“We could put on a training seminar every week, and never reach all of the canine handlers in the state, let alone the nation, and that just wasn’t acceptable,” notes Dr. McMichael.
Many Contributors to Training Video
Dr. Schlosser, who gives the introduction to the video on overdose in working dogs, is a 30-year law enforcement veteran and previous commander of a working dog unit. His expertise and financial support from the Police Training Institute were invaluable in quickly creating this life-saving resource.
Also appearing in the video are Dr. McMichael’s adopted German shepherd, Gabby, and, from the Champaign County Sheriff’s Office, Deputy Chad Beasley and his canine partner, Arco, a 6-year-old Dutch Shepherd.
Additional collaborators on the project include the Division of Animal Resources and the Extension Office, both at the University of Illinois, as well as the American Veterinary Medical Association and the Illinois State Veterinary Medical Association. The videography team included Anne Lukeman, Andrew Gleason, and Todd Wilson.
|Above is a short video that explains the problem working dogs face since the rise of the new opioids.|
|Note: The educational video is intended as an educational tool for licensed veterinarians. The information contained in this video should not be used as a substitute for a consultation with your treating veterinarian. In the case of a suspected canine overdose, contact your treating veterinarian immediately.|
Future Collaborations Planned
In the course of preparing the video, the Illinois veterinarians and Dr. Schlosser from the Police Training Institute realized that, to their knowledge, no one is currently studying K-9 officer training and opioid-related adverse events in working dogs. They are making plans to research this area together, and University of Illinois veterinary students have expressed interest in helping with these research efforts.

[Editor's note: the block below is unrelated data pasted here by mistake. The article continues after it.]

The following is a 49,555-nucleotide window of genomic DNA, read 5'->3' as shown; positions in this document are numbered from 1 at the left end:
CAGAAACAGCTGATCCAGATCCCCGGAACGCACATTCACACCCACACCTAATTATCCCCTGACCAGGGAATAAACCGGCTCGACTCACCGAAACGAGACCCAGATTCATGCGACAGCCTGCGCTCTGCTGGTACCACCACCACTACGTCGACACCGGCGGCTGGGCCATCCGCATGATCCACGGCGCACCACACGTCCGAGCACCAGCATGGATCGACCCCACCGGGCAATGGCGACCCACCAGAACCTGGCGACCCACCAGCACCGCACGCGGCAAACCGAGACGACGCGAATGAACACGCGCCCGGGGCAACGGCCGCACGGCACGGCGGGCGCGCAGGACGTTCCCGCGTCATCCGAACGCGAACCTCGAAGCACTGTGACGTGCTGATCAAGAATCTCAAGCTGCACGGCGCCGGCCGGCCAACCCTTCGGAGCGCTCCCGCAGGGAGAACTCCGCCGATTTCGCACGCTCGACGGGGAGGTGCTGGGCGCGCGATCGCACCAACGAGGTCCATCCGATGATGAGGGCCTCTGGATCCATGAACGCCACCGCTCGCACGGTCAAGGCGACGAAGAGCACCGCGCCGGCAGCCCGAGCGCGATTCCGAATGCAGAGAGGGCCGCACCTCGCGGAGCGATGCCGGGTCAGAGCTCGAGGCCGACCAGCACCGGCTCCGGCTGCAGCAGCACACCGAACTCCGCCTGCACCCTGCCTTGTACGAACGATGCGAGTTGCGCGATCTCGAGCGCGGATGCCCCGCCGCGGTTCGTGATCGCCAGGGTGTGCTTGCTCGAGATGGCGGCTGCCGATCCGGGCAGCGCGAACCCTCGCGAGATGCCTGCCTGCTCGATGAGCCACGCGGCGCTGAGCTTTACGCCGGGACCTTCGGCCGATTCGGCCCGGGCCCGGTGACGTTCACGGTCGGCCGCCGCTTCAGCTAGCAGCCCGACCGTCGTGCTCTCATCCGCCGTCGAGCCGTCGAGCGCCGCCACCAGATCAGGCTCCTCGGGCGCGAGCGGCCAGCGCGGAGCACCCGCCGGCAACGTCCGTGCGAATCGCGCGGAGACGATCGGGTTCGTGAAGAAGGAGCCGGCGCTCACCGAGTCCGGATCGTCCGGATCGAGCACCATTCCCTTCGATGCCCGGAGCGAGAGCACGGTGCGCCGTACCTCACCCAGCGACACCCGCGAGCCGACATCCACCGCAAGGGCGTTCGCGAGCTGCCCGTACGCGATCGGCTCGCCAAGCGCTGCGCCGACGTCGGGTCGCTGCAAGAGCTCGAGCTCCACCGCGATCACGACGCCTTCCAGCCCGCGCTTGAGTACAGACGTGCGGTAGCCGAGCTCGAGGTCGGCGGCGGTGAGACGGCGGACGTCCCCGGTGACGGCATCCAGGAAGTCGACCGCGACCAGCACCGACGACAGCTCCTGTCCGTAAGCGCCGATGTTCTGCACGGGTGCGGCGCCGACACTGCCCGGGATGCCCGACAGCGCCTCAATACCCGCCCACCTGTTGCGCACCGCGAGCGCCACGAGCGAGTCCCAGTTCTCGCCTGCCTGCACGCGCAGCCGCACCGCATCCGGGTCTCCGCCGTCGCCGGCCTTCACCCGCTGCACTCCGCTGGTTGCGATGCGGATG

Another outcome of the video is an invitation to Drs. McMichael and Mitek to sit on the Joint Taskforce on Working Dog Care & Transport. The first of its kind in the nation, this task force is a collaboration between two Carle Hospital Emergency Medicine physicians, Drs. Brad Weir and Michael Smith, and the Arrow Ambulance Service. These human doctors, who are on the national board of emergency medicine physicians, recently created the task force after fielding an increasing number of questions from the first responders they train regarding the care of working dogs in the field.
The joint task force is currently finalizing a “Treat & Transport” protocol for working dogs, and a collaborative research project is under way to study how best to educate EMS personnel on this topic.
Working with this task force, the College of Veterinary Medicine hopes to develop more open-access educational videos regarding the treatment of injured working dogs in the field. First responders often bring with them all the needed equipment to treat life-threatening injuries in working dogs; videos may provide them with the minimal additional training needed to apply their expertise to treating a dog.